Good Morning
Good Morning
Long IslandObituaries

Clyde Davis dies; teacher, coach, civic leader was 64

Clyde Davis graduated from Babylon High School in

Clyde Davis graduated from Babylon High School in 1969. Credit: Family Photo

Clyde Davis, a teacher, coach and civic leader in his former home of Wyandanch, died May 19 after a brief illness. He was 64.

Davis forged a second career as a photographer and videographer for several organizations, focusing on sports.

“He was a go-getter,” said one of his sisters, Patricia Pride of Baldwin. Throughout his adulthood, he was committed to his faith and to his church, the Upper Room Christian Center in Dix Hills, where he lived more recently.

Davis was born in the Bronx. His family moved first to Queens in 1960 and then to Babylon in 1965, where he graduated from Babylon High School in 1969. He then graduated from Albert Lea College in Minnesota.

For a while, Pride said her brother lived in Italy. He loved to travel, she said.

When he returned to Long Island and started a family, he became a special-education teacher at Western Suffolk BOCES. At the same time, he became a community leader in Wyandanch.

He directed the Wyandanch Police Athletic League and helped start the Wyandanch Civic Association. In that role, he led a fight in 1990 to keep more low-income housing from being built in Wyandanch, arguing instead the community needed more middle-income residents.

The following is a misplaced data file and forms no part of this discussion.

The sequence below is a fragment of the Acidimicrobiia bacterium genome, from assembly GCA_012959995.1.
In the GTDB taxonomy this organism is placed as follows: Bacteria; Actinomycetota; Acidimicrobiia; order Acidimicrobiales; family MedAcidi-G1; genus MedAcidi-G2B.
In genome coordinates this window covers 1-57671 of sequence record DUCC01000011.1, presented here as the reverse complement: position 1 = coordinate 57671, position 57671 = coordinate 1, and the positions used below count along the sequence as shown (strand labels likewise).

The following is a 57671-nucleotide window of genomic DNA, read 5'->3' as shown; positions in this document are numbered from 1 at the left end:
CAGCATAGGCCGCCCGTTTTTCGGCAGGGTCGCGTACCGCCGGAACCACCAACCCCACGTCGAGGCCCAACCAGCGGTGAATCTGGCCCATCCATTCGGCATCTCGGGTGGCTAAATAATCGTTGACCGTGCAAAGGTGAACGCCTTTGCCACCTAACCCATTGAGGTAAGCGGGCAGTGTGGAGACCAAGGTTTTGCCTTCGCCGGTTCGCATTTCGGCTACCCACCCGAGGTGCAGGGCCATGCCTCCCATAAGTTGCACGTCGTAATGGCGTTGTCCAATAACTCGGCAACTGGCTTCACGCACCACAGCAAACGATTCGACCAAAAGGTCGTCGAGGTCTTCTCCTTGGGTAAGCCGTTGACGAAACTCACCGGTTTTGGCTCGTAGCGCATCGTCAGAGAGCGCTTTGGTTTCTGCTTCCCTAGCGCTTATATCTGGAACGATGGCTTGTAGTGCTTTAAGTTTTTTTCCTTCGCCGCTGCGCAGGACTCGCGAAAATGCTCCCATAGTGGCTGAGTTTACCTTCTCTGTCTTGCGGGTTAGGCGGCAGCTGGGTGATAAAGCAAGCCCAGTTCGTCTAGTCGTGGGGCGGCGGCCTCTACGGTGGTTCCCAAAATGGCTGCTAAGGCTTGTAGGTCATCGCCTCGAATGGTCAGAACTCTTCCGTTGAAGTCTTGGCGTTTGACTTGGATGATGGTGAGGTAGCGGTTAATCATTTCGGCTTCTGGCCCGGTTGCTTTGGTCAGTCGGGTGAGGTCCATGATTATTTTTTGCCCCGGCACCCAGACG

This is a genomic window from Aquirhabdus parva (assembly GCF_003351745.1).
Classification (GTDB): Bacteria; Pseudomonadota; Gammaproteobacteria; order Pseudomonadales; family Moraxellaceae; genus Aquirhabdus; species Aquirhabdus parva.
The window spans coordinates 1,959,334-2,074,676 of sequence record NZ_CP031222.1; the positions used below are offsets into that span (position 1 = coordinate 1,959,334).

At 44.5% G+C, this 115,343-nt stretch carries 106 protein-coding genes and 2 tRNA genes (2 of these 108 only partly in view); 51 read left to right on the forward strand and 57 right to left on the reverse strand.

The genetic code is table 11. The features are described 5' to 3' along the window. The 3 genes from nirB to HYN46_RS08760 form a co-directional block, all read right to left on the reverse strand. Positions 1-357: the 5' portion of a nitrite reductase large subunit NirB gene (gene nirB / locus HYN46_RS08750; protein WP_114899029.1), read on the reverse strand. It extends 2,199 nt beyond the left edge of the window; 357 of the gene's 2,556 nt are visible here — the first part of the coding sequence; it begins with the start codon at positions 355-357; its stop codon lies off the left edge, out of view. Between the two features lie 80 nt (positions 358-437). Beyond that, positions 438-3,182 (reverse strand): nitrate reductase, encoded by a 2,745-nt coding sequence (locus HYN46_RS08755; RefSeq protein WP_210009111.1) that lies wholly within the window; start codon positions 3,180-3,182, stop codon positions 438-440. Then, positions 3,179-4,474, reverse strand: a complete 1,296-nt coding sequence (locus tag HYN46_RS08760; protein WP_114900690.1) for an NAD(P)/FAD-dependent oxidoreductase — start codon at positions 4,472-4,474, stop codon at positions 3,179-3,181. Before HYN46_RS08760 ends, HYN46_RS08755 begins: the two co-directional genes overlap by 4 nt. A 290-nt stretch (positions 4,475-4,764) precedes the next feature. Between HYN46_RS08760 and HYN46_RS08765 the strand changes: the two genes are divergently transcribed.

Davis was also a leader in an effort to eradicate street prostitution in the community. For a time he published a newspaper, the Wyandanch Intellect.

His love of sports drove him to coach baseball and basketball in the community for many years and helped form the genesis of his next career as a photographer and videographer, Pride said.

“It was just a hobby” at first, she said, but he built it into something significant. He worked at major sporting events in the area, including at U.S. Open tennis matches in Queens and at Madison Square Garden and Barclays Center basketball games. He also published interviews with celebrities with an eye toward helping young black people make good decisions in life.

Pride said celebrities interviewed by her brother included Oprah Winfrey, Patti LaBelle, Spike Lee and numerous athletes.

He founded Fathers and Sons, an organization that mentors young men. He also served as director of video ministry at Upper Room Christian World Center.

In addition to his sister, survivors include his wife, Karen; father Ralph Davis and stepmother Deloris Davis of Babylon; sons Niles and Justin, both of Georgia; daughters Briana Davis of Dix Hills and Keena Davis of Deer Park; brothers Barry of North Carolina, Glenn of Georgia and Sean of Georgia; sister Peggy Davis of Huntington; and seven grandchildren.

Pride said the 300 people who came to her brother’s funeral services May 28 at the Upper Room Christian Center were a testament to his influence in the community and the church. Burial was in North Babylon Cemetery.

Latest Long Island News